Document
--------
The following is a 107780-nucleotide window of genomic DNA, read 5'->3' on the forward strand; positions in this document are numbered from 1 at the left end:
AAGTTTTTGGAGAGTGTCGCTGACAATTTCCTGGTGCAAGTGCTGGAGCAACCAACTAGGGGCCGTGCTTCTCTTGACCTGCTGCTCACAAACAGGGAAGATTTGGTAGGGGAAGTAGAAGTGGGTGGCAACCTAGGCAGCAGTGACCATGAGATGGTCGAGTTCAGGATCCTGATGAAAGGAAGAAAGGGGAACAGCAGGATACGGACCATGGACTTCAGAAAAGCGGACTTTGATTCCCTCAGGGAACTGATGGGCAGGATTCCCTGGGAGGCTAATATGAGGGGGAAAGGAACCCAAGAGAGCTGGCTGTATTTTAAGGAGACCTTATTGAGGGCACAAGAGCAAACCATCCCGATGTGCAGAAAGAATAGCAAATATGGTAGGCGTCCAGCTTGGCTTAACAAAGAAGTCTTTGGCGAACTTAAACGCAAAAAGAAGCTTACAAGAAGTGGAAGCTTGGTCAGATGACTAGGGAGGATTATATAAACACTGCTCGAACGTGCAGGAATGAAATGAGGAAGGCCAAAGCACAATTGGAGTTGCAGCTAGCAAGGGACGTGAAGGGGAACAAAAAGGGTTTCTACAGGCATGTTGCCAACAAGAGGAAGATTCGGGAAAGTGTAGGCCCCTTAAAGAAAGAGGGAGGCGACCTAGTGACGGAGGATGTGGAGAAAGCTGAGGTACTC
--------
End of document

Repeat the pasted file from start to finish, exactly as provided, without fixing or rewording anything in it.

The following is a 107780-nucleotide window of genomic DNA, read 5'->3' on the forward strand; positions in this document are numbered from 1 at the left end:
AAGTTTTTGGAGAGTGTCGCTGACAATTTCCTGGTGCAAGTGCTGGAGCAACCAACTAGGGGCCGTGCTTCTCTTGACCTGCTGCTCACAAACAGGGAAGATTTGGTAGGGGAAGTAGAAGTGGGTGGCAACCTAGGCAGCAGTGACCATGAGATGGTCGAGTTCAGGATCCTGATGAAAGGAAGAAAGGGGAACAGCAGGATACGGACCATGGACTTCAGAAAAGCGGACTTTGATTCCCTCAGGGAACTGATGGGCAGGATTCCCTGGGAGGCTAATATGAGGGGGAAAGGAACCCAAGAGAGCTGGCTGTATTTTAAGGAGACCTTATTGAGGGCACAAGAGCAAACCATCCCGATGTGCAGAAAGAATAGCAAATATGGTAGGCGTCCAGCTTGGCTTAACAAAGAAGTCTTTGGCGAACTTAAACGCAAAAAGAAGCTTACAAGAAGTGGAAGCTTGGTCAGATGACTAGGGAGGATTATATAAACACTGCTCGAACGTGCAGGAATGAAATGAGGAAGGCCAAAGCACAATTGGAGTTGCAGCTAGCAAGGGACGTGAAGGGGAACAAAAAGGGTTTCTACAGGCATGTTGCCAACAAGAGGAAGATTCGGGAAAGTGTAGGCCCCTTAAAGAAAGAGGGAGGCGACCTAGTGACGGAGGATGTGGAGAAAGCTGAGGTACTC